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regular-article-logo Sunday, 16 June 2024

Indian Council of Medical Research decries 'flawed' Covaxin study by Banaras Hindu University

The study has no control group of unvaccinated persons to compare the rates of adverse events between the vaccinated and unvaccinated group, the ICMR said. "Hence, the reported events cannot be linked or attributed to the Covid-19 vaccination,” it said

G.S. Mudur New Delhi Published 21.05.24, 06:33 AM
Ampoules of Covaxin

Ampoules of Covaxin Sourced by the Telegraph

India’s apex health research agency has decried a study purported to be a “safety analysis” of the homegrown Covid-19 vaccine, saying the study was poorly designed, flawed and falsely portrayed as having received the agency’s support.

The Indian Council of Medical Research (ICMR) has listed multiple flaws in the study by researchers at the Banaras Hindu University (BHU) that had claimed without meaningful evidence that “serious adverse events may occur in one per cent” of Covaxin recipients.

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The ICMR has also said it did not provide any financial or technical support to the study as claimed by the BHU researchers. It has urged an international journal that published the study to retract the paper as, the agency said, it “implicitly makes conclusions about vaccine safety that are not supported by evidence”.

The assertions made by the ICMR in letters sent to the BHU researchers and the journal on May 18 come amid concerns among sections of doctors that irresponsible interpretation and dissemination of the study could spawn needless fears and vaccine hesitancy among the public.

Covaxin, developed by the ICMR in partnership with Hyderabad-based vaccine maker Bharat Biotech, was one of the two main Covid-19 vaccines used in India. Covaxin accounted for more than 363 million doses among over 2.2 billion doses of Covid-19 vaccines administered across the country, according to government data.

For the study, a team of 11 BHU researchers had contacted via telephone around 900 adolescents and adults a year after they received Covaxin and questioned them about their health.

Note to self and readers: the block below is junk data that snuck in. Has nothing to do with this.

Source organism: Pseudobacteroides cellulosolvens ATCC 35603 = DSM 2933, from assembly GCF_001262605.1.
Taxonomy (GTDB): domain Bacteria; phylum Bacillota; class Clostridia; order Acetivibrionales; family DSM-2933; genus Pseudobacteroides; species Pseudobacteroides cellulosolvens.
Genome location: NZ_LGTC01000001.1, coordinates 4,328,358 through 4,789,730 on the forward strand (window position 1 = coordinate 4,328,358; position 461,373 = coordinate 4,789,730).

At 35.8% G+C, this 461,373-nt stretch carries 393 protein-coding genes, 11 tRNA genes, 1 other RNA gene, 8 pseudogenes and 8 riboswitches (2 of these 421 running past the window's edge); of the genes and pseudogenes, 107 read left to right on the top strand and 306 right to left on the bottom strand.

They documented upper respiratory tract infections in 40 per cent, skin disorders in 10 per cent, and serious adverse events in 1 per cent, among their other findings and claimed that “extended surveillance” was warranted in Covaxin recipients.

The ICMR has now flagged what it has described as critical flaws in the study, echoing views shared by a section of doctors who had seen the study paper published on May 13 in Drug Safety, a peer-reviewed journal.

The study has no control group of unvaccinated persons to compare the rates of adverse events between the vaccinated and unvaccinated group, the ICMR said. "Hence, the reported events cannot be linked or attributed to the Covid-19 vaccination,” it said.

The study also does not provide any background rates of the observed events in the population, making it impossible to assess the change in incidence of the observed events in the post-vaccination period and the baseline health information of the study participants is missing.

The ICMR also said the data collection method had a high risk of bias. The participants were contacted via telephone and their responses recorded without confirmation with clinical records or physical examination.

Doctors have applauded the ICMR’s assertions, saying irresponsible interpretation and media reports on the study’s results amplified via social media could fuel anti-vaccine narratives.

“Low-quality research that promotes anti-science and anti-vaccine sentiments in the public should be taken out at the root,” Cyriac Abby Philips, a liver specialist in Kerala, told The Telegraph.

Ishwar Gilada, an infectious diseases specialist in Mumbai, said such flawed research and equally faulty interpretation can give rise to "psychosis-like fear".

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